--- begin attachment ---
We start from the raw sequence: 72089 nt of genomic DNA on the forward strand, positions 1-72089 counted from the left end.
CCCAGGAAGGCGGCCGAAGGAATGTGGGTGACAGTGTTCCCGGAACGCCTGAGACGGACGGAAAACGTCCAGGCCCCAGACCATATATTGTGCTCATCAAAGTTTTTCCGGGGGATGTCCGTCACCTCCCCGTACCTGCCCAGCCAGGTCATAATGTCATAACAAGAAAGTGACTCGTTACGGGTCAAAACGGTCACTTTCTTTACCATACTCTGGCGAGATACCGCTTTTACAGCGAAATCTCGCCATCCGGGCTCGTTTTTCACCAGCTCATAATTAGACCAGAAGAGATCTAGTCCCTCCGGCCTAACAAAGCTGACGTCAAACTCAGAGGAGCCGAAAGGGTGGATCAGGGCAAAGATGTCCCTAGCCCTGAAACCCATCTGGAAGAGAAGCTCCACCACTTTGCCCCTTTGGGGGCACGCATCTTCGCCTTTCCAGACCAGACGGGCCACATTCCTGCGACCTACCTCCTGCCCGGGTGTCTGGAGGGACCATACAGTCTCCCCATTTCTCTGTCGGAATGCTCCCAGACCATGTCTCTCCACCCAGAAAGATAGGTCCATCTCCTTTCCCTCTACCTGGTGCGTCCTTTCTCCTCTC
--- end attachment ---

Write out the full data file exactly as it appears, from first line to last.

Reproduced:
We start from the raw sequence: 72089 nt of genomic DNA on the forward strand, positions 1-72089 counted from the left end.
CCCAGGAAGGCGGCCGAAGGAATGTGGGTGACAGTGTTCCCGGAACGCCTGAGACGGACGGAAAACGTCCAGGCCCCAGACCATATATTGTGCTCATCAAAGTTTTTCCGGGGGATGTCCGTCACCTCCCCGTACCTGCCCAGCCAGGTCATAATGTCATAACAAGAAAGTGACTCGTTACGGGTCAAAACGGTCACTTTCTTTACCATACTCTGGCGAGATACCGCTTTTACAGCGAAATCTCGCCATCCGGGCTCGTTTTTCACCAGCTCATAATTAGACCAGAAGAGATCTAGTCCCTCCGGCCTAACAAAGCTGACGTCAAACTCAGAGGAGCCGAAAGGGTGGATCAGGGCAAAGATGTCCCTAGCCCTGAAACCCATCTGGAAGAGAAGCTCCACCACTTTGCCCCTTTGGGGGCACGCATCTTCGCCTTTCCAGACCAGACGGGCCACATTCCTGCGACCTACCTCCTGCCCGGGTGTCTGGAGGGACCATACAGTCTCCCCATTTCTCTGTCGGAATGCTCCCAGACCATGTCTCTCCACCCAGAAAGATAGGTCCATCTCCTTTCCCTCTACCTGGTGCGTCCTTTCTCCTCTC